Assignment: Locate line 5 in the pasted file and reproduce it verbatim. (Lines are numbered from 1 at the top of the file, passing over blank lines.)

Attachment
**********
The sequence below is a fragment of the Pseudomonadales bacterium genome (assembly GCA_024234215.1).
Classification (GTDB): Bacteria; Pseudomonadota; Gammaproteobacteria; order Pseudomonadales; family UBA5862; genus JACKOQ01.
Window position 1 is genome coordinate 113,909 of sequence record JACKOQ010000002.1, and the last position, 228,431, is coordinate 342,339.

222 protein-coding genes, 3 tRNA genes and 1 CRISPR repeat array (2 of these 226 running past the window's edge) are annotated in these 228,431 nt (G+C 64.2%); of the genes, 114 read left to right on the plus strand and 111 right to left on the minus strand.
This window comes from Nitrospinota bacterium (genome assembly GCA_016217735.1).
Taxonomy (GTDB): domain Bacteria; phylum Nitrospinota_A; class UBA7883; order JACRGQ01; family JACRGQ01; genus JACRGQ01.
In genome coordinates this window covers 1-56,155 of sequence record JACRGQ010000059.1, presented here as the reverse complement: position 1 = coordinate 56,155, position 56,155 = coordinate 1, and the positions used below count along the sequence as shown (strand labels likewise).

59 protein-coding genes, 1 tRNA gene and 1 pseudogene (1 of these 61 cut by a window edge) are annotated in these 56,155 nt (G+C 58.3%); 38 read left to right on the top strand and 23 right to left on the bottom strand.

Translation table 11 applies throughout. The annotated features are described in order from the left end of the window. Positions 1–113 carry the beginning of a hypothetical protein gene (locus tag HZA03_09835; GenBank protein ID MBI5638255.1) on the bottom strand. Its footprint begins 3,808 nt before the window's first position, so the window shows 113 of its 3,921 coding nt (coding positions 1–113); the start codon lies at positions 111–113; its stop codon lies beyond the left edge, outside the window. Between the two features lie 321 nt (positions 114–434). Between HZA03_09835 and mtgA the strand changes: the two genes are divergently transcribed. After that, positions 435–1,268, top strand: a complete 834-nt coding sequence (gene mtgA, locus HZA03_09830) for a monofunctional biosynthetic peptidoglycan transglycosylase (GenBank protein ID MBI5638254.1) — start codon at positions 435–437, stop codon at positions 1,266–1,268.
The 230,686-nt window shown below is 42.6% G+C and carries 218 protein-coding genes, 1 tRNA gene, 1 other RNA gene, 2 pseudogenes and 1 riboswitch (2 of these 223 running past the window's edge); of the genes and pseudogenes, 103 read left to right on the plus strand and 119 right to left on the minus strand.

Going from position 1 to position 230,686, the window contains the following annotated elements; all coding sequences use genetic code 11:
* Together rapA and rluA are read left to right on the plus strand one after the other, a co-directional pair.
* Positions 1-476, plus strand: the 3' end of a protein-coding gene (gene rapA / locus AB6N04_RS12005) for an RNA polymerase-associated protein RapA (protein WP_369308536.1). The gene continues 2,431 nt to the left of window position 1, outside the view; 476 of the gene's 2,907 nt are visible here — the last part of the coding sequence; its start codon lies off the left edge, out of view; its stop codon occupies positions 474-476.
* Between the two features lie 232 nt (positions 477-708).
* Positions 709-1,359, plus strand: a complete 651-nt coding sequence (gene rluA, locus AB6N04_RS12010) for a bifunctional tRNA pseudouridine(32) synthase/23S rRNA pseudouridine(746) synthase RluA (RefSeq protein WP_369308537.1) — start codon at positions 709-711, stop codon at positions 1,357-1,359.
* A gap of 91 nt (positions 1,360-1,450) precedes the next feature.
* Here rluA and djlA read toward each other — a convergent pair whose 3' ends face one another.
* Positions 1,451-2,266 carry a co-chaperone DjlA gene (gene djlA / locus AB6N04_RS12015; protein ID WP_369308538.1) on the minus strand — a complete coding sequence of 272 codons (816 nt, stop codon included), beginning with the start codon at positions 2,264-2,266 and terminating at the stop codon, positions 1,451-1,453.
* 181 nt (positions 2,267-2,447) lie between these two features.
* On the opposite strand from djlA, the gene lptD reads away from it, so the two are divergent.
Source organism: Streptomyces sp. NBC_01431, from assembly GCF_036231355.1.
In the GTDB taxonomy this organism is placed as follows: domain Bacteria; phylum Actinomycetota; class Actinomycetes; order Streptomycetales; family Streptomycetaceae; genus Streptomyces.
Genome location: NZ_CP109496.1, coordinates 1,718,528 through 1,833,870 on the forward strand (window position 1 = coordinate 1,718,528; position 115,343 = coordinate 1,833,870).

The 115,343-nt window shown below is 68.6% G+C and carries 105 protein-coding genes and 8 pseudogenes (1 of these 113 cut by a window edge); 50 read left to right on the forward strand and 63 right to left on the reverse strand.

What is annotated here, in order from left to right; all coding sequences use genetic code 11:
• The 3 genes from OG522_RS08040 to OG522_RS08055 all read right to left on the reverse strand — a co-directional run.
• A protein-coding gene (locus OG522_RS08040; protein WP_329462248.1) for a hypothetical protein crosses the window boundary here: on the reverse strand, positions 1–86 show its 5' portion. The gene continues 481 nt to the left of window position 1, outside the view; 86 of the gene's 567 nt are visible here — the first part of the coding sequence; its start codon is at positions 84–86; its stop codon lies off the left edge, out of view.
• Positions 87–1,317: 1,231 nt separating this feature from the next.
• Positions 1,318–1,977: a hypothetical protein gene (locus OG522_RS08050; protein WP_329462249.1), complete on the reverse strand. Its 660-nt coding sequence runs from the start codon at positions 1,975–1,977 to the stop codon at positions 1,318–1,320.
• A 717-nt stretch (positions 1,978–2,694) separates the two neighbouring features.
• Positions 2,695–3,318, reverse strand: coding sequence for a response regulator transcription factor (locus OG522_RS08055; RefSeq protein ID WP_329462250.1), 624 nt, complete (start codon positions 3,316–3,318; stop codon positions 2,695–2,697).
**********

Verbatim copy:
This window comes from Nitrospinota bacterium (genome assembly GCA_016217735.1).